I’m kinda weird. (Great going, Ken. Now, you’ve said it all! No need to write anything else!!)
When it comes to buying cards, the only thing I hate worse than buying them is not having one to give when someone gives me one. And so, here we are at Christmas.
“You didn’t buy me a Christmas card, did you?” I asked my beautiful wife the other night.
“Yes, and don’t freak out and think you have to buy me one just because I bought you one.”
Dammit. You think she’d know me by now.
So, today I drove on over to Target, hoping that my eternal love and devotion, my gratitude for how she’s stood by my side through all of this unemployment, my irritation at how difficult it is to find anything to say that she might find witty, the happiness that fills my heart when I think of how lucky I am to have Steve and Noriko and Mike and John and Rayna and so many others as in-laws, can all be summed up in a way that’s marketable enough for every shopper this holiday season.
You can probably imagine how long I stood there, reading card after card. You can probably imagine the dull hatred descending from my tired brow after reading pap after pablum. Every card for a wife assumes you met in elementary school. Every card for a “loved one” assumes you haven’t yet proposed. There’s no winning.
Then again, maybe it was me.
You see, Vicky and I have had some problems of late that I haven’t discussed in these parts. Rosa problems. (Forgive me for being redundant.)
A couple of weeks ago, before the attack, my sleep was disturbed for a couple of nights thanks to Rosa popping up in my dreams. Actually, she sort of just waltzed on to the set like an unwelcome groupie. I didn’t want her there but there she was.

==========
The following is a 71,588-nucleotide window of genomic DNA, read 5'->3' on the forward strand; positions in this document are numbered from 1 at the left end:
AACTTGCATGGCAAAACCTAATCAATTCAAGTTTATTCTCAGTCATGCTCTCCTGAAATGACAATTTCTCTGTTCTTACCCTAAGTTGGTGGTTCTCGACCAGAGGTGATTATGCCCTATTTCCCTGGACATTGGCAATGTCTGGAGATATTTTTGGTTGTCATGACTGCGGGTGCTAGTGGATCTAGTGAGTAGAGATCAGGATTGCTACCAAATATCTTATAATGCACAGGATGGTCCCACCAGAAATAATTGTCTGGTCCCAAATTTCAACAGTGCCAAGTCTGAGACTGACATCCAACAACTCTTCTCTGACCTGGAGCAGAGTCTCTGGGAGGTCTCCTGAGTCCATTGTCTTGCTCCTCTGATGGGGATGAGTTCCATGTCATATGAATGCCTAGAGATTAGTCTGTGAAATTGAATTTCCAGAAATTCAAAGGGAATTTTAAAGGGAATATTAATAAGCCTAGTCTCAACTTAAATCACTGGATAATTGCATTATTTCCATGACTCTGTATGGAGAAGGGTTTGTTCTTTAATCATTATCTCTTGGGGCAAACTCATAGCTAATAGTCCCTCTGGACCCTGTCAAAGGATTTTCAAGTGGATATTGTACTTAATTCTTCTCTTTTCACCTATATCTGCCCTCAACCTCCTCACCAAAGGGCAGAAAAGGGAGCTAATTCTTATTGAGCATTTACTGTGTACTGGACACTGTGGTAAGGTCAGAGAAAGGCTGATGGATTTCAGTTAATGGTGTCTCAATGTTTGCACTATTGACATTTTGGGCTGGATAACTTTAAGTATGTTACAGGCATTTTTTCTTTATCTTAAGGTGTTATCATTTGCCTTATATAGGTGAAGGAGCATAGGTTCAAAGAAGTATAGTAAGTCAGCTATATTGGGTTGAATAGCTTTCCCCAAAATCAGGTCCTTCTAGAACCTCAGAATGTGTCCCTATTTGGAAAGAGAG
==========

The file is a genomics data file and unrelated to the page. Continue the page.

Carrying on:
We later found out that, right about that time, she was selling her home, the home she and I had shared together. (When I say “we”, oddly enough it was Vicky.) Not only did I find it strange that I was dreaming of her those nights but news of the sale also gave me a creepy feeling. After having several days to think of it, the only way I can describe it is as if you learned that someone moved your grave. (Take a minute. I’ll still be here.) Or, perhaps better still, it was as if someone sold Auchwitz.
Vicky didn’t get it and I didn’t do a great job helping her understand. Think about it from her perspective. Here I am dreaming about Rosa and then I’m shocked to hear she’s moved. It didn’t look good. And Vicky hit me with the worst thing she could think of – she went for the big one – and told me that Rosa was “the love of my life”. (My life. Not hers.)
And there’s no coming back from that, no way to defend yourself. I loved her; I can’t deny that. Losing her tore me apart. It was the end of my life as I knew it.
It’s a cheap shot and Vicky knows it. That’s why she saves it for the big whammy.
It’s cheap because Vicky knows the truth. She knows that, as much as losing Rosa was the end of my old life, Vicky is my life now. Rosa was the love of my old life but Vicky is my present and my future, the love of my life now and from now on (if I can help it). I hated losing Rosa but I’d never give up my life now for her and what I had then.
What Vicky probably doesn’t realize is that I know how horrible it would be to lose her and I don’t ever want to risk that. If losing Rosa tore me apart, losing Vicky would break me like cheap glass. I’d never recover. Vicky probably thinks that my years of obsession over Rosa mean more than my years of love with Vicky but nothing could be further from the truth. The thing that makes my love for Vicky more powerful is that I don’t need to work so hard for it, I don’t need to fight for it. Vicky makes me feel loved. In a time when everything is about to fall apart around us, Vicky makes me feel safe.
And how the hell do you find a card that says that?
You walk out and you tell her. That’s all.
You mean more to me than anything, Vicky La Celle. Merry Christmas.
(Then, I went to Hallmark. After all, I’m not crazy!)